During yesterday's show he conducted a For Real For Real poll that has me extremely nervous about the 2008 election should Hillary somehow get the nomination.

According to this poll, 54 percent said they'd vote for Clinton if Barack is not the candidate. But a whopping 35 percent said they won't vote at all if Obama isn't in the race.

There are a few things you Hillary fans aren't seeing. Sen. Obama's campaign is bringing in large numbers of people who are either new voters or people haven't been engaged in the political process for a long time. It is also tapping into a shared dream that African-Americans have held since emancipation, seeing one of our own taking the oath of office as president.

It took a while for us to get emotionally invested since we've been down this road twice with Jesse Jackson, Sr. in 1984 and 1988. But this time we have a candidate who may actually make this dream a reality. We're beginning to have the audacity of hope that we may see him on January 20, 2009 standing on the capitol steps taking the oath of office while his lovely wife Michelle holds the Bible.

Now that we can conceive the dream and are tantalizingly close to seeing him secure the nomination, the continued negative race-baiting attacks by the Clinton camp is only suceeding in pissing off a constituency without which no Democratic candidate can win in November.

For me and many African-Americans sitting out the election or voting for John McCain is not an option. Hillary Clinton can't overtake Obama delegate wise even if she swept the remaining contests. That ain't happening because North Carolina is one of those remaining primary states with a significant African-American population that hasn't weighed in yet (By the way Hillary fans, Barack has a nine point lead in North Carolina) and because of proportional allocation rules, he'll continue to accumulate delegates..

But that 35% number scares me. I hope those peeps will take the time to think about the big picture and realize that we and the country cannot afford a McCain presidency.

But the point I'm making is that Democrats cannot afford to piss off your most loyal constituency and expect to win. Barack leads in the delegate count, has won double the amount of states, and him being on the ballot in the fall will continue to bring record numbers of new voters into the mix.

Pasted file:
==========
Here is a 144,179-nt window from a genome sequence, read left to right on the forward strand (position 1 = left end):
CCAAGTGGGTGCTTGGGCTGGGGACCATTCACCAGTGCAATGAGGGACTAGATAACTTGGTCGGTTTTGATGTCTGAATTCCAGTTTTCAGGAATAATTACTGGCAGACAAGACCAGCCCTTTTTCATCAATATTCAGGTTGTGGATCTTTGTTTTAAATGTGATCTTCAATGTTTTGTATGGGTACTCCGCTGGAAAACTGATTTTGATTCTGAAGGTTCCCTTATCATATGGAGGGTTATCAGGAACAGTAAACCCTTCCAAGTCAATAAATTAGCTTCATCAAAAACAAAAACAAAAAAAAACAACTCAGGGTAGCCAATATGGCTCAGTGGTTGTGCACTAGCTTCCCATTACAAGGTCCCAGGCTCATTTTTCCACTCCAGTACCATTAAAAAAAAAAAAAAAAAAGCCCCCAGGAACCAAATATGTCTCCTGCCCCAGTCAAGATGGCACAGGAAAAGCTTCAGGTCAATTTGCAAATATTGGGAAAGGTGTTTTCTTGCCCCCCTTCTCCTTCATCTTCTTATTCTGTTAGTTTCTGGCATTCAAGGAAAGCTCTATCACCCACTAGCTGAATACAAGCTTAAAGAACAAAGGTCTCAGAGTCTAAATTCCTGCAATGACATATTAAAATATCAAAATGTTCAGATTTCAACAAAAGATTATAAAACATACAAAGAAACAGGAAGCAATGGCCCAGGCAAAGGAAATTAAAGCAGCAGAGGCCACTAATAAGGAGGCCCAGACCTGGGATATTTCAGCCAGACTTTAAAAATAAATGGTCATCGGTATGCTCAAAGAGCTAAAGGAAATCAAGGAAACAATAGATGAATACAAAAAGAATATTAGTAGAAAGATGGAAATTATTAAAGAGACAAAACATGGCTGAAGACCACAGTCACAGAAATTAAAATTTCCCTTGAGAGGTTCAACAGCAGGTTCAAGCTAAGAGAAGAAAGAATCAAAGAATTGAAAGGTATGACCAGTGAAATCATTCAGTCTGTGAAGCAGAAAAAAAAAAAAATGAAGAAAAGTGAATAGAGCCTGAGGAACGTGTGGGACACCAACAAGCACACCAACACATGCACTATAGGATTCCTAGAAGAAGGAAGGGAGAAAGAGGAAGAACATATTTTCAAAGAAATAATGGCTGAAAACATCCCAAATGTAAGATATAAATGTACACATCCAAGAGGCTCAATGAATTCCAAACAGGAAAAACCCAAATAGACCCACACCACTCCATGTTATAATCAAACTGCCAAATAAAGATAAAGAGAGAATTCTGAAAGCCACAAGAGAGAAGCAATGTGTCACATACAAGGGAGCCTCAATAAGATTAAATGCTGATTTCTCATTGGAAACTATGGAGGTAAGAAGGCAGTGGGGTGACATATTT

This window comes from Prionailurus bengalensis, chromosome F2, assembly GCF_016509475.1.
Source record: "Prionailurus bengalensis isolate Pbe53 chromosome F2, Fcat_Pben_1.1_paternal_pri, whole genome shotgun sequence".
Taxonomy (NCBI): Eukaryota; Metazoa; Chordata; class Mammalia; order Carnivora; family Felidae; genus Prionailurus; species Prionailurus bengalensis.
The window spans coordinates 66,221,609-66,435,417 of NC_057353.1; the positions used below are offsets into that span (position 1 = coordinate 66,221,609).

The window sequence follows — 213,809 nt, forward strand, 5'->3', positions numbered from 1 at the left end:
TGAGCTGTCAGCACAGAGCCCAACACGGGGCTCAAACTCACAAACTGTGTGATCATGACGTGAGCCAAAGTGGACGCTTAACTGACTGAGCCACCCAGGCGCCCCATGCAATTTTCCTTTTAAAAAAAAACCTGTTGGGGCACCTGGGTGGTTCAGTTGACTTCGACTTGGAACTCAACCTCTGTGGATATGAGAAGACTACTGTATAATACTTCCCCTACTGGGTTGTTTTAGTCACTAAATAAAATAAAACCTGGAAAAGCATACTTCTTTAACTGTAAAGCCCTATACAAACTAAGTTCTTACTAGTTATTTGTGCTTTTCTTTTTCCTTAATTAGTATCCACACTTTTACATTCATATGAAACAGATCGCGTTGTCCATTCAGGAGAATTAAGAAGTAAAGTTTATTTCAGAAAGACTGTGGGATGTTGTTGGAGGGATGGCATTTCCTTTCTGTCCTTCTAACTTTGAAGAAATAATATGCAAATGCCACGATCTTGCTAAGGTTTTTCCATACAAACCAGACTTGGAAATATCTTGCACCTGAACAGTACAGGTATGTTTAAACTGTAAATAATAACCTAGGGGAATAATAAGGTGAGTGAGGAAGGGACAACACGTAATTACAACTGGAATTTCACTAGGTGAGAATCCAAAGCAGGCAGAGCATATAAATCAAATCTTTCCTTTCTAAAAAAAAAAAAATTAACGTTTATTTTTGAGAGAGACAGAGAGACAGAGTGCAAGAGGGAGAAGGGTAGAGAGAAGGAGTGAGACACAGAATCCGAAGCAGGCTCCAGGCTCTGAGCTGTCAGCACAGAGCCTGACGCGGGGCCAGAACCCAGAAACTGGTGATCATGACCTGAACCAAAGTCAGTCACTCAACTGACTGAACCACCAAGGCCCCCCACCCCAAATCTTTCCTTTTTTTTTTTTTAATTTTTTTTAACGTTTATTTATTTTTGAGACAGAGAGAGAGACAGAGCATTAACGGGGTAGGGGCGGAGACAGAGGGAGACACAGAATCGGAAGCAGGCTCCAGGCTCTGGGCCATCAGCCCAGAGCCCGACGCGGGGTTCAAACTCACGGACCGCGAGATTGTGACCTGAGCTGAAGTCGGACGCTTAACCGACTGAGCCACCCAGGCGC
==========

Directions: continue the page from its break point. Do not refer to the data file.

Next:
If Hillary pulls this out by using the superdelegates, and that's the only way she can remotely get the nomination at this point, it will be perceived in Black American circles as 'she stole the nomination' and the sitzkrieg will commence. Hillary will not get the historic turnout of African-American voters that Barack Obama's presence on the November ballot would generate. She would also have a frosty reception in terms of getting many of us motivated to come to the polls and support her.

So yeah, while I'm happy I get a chance to vote on May 20 for my candidate, I'm still going to be anxious until Barack finally closes out this nomination.

Crossposted to The Bilerico Project

Wednesday, April 23, 2008

Apologize, Shellie

It's taken her a few months, but I finally got a response from Ms. Shellie-Ann Anderson of May Pen, Jamaica a few days ago. Seems like Miss Thang wants me to take her picture off the post I wrote slamming her for her anti-GLBT comments she left on my blog. That post also renews my call for GLBT people and our allies to forgo tourism to Jamaica and boycott all Jamaican products until they mend their GLBT bashing ways.

Just to refresh 'errbodys' memory banks, here's what home girl posted to my blog in the comments section of the 'I'm Boycotting Jamaica' post

batty bwoy fi get buss ass fi true.
unnu too raasclaat nasty and friggin fool.

if unnu nuh waan nobody lick unnu dung unnu keep unnu homo self to unnu self and mek peace remain as much as possible.

The sad thing is that she has a great essay featured in an article in the Jamaica Gleaner entitled Internet Use Opportunities and Risks but at the same time chose to post that trifling anti-GLBT crap on my blog.

Now she wants me to pull her picture off my blog.

Not until I get an apology posted for your insulting comment.

I don't know if you thought posting that comment was funny or whatever was going through your teenage mind at the time, but my fellow GLBT peeps being beaten and killed in your country ain't no laughing matter. When your political leadership in Jamaica and various people interviewed about it are unrepentant, dismissive or defensive about it, all it does is piss people off who see the injustice even more.

So you're not liking your picture being plastered on this site and connected with your homophobic comments. How do you think your fellow GLBT Jamaicans feel who are living in exile in the UK, Canada, the US and various other countries and can't come home? Some of you Jamaicans may not see it that way, but for every GLBT person that leaves the island for other nations, we get the benefits of their talents.

Just because people disapprove of their same-gender love or they're transgender doesn't give them the right to verbally abuse, beat or kill somebody.

So roll your eyes, suck your teeth, cuss me out in Patois, whatever. The pictures don't come off this site until I get a sincere apology in the comments section of this post.

Tuesday, April 22, 2008

We're Trying To Make HRC Better, Not Tear It Down

HRC and its defenders has been on a furious spin offensive in the last several weeks.

They've been trying to paint its numerous critics like myself as 'transgender conspiracy theorists' and other nastier epithets in other corners of the GLBT blogosphere I won't waste bandwith repeating.